The other day my friend and I were talking about the ridiculous notion that being gay is a choice rather than a biological disposition. He asked, "What man would choose to be gay? Being straight is so much easier!"
I thought about it for a moment. Is it? Knowing what I know now, I realized that if we did get to pick the team for which to play, I wouldn't hesitate to choose the team that I am on now.
When you're gay, you're like an outsider from day one, before you admit it to the world or even to yourself. You are outside society, looking in, and that particular vantage point is not to be dismissed. It changes your outlook on everything. You don't buy the party line. You question convention. You're allowed to react instead of being the stoic straight guy.
You accept all the shades of gray in society with little to no judgment, because you know that most societal misconceptions are just that: misconceptions.
When I was younger, growing up on the farm, it was assumed that I would get married shortly after high school, take over the farm from my father, move into one of the houses on the farm, and have kids to help me on the farm, and that would be that.
Once I came out of the closet to my parents, those expectations died a very quick death.
Suddenly I no longer experienced pressure to buy into the "American dream." There were no expectations for me to get married, have 2.5 kids, and support my family. I didn't have to follow all the rules society imposes on straight guys.
Yes, there was bullying and name calling. But that gave me a thick skin and a talent for enduring conflict. I also realized very early on that the taunts were more about the bullies than about me. In fact, I wondered whether it was possible that these bullies were actually, in a subconscious way, envious that I could opt out of the "gender games" so easily.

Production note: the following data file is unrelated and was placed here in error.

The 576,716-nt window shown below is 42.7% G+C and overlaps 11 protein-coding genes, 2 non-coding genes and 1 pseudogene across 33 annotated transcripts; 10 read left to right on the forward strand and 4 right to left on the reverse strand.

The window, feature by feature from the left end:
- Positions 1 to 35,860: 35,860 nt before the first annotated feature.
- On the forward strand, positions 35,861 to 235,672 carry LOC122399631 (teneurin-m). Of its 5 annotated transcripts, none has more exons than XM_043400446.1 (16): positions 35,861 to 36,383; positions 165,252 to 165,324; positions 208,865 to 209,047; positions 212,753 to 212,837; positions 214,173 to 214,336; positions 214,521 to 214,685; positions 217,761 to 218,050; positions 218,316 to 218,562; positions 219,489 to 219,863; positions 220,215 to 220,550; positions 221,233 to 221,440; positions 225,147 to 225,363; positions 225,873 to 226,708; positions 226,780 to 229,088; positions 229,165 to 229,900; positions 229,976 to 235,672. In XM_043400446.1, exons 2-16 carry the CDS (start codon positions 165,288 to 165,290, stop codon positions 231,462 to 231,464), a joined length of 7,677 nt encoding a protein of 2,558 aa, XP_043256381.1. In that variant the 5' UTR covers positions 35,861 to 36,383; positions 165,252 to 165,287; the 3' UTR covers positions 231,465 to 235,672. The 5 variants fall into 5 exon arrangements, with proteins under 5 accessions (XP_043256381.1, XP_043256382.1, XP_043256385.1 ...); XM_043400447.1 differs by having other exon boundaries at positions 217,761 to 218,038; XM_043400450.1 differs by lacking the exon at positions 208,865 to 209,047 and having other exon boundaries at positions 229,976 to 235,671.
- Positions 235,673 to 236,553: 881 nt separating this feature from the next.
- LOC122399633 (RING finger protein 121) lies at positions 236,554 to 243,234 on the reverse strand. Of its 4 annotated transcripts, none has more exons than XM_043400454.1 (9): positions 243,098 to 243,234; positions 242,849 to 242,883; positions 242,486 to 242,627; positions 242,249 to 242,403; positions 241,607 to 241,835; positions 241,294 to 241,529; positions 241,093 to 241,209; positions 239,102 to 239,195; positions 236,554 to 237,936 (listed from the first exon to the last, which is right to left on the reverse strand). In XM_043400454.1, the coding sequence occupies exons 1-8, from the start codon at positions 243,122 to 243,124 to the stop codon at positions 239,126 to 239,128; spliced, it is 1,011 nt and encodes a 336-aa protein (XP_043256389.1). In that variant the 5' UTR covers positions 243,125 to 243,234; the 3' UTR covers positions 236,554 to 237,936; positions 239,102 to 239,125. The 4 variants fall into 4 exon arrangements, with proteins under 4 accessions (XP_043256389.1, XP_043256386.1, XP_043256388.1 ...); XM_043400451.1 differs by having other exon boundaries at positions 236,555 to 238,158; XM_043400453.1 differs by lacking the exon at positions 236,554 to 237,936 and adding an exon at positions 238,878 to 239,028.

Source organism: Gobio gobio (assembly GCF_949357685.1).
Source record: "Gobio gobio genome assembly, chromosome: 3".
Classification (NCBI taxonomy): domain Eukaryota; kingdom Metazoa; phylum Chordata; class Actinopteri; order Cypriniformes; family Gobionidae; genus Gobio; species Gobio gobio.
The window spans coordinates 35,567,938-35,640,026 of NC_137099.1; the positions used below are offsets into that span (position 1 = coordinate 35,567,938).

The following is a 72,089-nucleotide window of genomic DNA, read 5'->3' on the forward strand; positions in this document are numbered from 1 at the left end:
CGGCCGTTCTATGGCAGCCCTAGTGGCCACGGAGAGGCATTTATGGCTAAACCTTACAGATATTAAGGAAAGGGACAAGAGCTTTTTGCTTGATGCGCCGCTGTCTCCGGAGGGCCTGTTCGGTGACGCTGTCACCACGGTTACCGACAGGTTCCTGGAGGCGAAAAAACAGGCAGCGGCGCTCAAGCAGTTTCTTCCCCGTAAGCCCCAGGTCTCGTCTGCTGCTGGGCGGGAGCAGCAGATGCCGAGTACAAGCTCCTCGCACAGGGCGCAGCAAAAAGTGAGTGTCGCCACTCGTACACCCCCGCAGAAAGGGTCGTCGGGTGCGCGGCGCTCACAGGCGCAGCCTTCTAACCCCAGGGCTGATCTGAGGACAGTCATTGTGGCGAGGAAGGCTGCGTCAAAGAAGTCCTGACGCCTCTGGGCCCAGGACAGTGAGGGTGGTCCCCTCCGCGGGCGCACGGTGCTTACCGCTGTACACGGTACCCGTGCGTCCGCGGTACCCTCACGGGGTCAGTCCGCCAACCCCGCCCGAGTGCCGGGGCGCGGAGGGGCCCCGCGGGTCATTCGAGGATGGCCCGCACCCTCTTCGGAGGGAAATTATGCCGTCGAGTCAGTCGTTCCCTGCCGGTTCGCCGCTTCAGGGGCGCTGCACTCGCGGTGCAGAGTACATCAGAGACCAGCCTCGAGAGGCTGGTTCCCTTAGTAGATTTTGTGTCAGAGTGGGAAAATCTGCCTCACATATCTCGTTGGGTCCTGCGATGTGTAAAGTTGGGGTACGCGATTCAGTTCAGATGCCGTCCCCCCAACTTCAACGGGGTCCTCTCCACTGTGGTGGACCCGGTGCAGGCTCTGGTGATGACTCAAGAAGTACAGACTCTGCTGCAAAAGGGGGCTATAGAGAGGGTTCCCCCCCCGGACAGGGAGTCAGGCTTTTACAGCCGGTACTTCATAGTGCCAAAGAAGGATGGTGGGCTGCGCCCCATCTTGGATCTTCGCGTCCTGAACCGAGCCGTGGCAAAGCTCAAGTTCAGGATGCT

In fact, I could access my feminine side with little or no conflict and understand concepts that most straight guys dismiss as nonsense.
I also question whether things are truly easier for straight men in our society. Most gay men, sooner or later, get over worrying about what others think. Straight men, on the whole, seem to spend their entire lives worrying about it.
Consider this: Yes, straight men rule the world, but it isn't all beer and pretzels. Society projects expectations onto straight men to be strong, silent and long-suffering. You're supposed to put your own life on hold while you have kids (whether your want them or not) and labor to support your family. You're supposed to dress simply, without imagination. Straight men aren't supposed to show emotion. Yet their wives want them to do just that.
They're expected to follow sports. Love cars. Know how to fix everything around the house. They're expected to kill the spider in the bathroom. Want kids. Open the jars. Shovel the snow. But if you actually enjoy spending time with children, if you cry, you are suspect.
And if you don't get married, you're selfish. You're a player. You're a Peter Pan who refuses to grow up.
Yet for some reason, people don't expect gay men to "grow up." We're allowed, if not expected, to be unconventional, creative, artistic, well-spoken, well-groomed, well-dressed. We can be artists. And nowadays we can even be so butch that folks wouldn't guess we're gay. In fact, now even the more conventional among us can follow straight folks' lead and get married and have children.
There's also more freedom in terms of career choices. I worked as a male secretary in my 20s in San Francisco, and it didn't raise an eyebrow. We aren't surprised to see gay men in professions that used to be reserved just for the ladies 50 years ago: teacher, flight attendant, nurse, nanny. It seems totally acceptable for us to be in those roles, yet I'd bet straight male nurses still get some crap from their straight buddies!
Yes, we still have our own set of challenges. But save your pity for straight men. I'm happy. I'm gay. I'm happy I'm gay. And I wouldn't have it any other way.